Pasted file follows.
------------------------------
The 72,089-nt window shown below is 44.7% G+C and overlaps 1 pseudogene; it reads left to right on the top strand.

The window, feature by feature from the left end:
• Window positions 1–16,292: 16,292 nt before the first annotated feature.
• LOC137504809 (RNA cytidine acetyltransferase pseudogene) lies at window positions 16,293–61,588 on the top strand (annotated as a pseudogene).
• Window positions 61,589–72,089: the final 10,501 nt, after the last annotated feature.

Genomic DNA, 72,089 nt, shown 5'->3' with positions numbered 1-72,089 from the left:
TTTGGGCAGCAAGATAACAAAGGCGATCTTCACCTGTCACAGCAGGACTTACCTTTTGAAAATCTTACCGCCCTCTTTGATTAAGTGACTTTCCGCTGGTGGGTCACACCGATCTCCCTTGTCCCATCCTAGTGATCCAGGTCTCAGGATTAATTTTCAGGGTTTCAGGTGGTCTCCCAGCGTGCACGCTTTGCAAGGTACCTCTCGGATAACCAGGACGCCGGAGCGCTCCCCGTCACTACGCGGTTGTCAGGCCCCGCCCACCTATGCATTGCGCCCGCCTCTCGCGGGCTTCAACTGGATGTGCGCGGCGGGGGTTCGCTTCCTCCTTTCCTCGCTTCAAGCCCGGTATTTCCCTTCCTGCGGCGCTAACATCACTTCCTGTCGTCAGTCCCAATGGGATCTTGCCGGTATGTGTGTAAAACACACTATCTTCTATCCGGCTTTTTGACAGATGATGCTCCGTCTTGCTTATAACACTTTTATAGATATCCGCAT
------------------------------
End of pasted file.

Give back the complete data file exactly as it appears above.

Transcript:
The 72,089-nt window shown below is 44.7% G+C and overlaps 1 pseudogene; it reads left to right on the top strand.

The window, feature by feature from the left end:
• Window positions 1–16,292: 16,292 nt before the first annotated feature.
• LOC137504809 (RNA cytidine acetyltransferase pseudogene) lies at window positions 16,293–61,588 on the top strand (annotated as a pseudogene).
• Window positions 61,589–72,089: the final 10,501 nt, after the last annotated feature.

Genomic DNA, 72,089 nt, shown 5'->3' with positions numbered 1-72,089 from the left:
TTTGGGCAGCAAGATAACAAAGGCGATCTTCACCTGTCACAGCAGGACTTACCTTTTGAAAATCTTACCGCCCTCTTTGATTAAGTGACTTTCCGCTGGTGGGTCACACCGATCTCCCTTGTCCCATCCTAGTGATCCAGGTCTCAGGATTAATTTTCAGGGTTTCAGGTGGTCTCCCAGCGTGCACGCTTTGCAAGGTACCTCTCGGATAACCAGGACGCCGGAGCGCTCCCCGTCACTACGCGGTTGTCAGGCCCCGCCCACCTATGCATTGCGCCCGCCTCTCGCGGGCTTCAACTGGATGTGCGCGGCGGGGGTTCGCTTCCTCCTTTCCTCGCTTCAAGCCCGGTATTTCCCTTCCTGCGGCGCTAACATCACTTCCTGTCGTCAGTCCCAATGGGATCTTGCCGGTATGTGTGTAAAACACACTATCTTCTATCCGGCTTTTTGACAGATGATGCTCCGTCTTGCTTATAACACTTTTATAGATATCCGCAT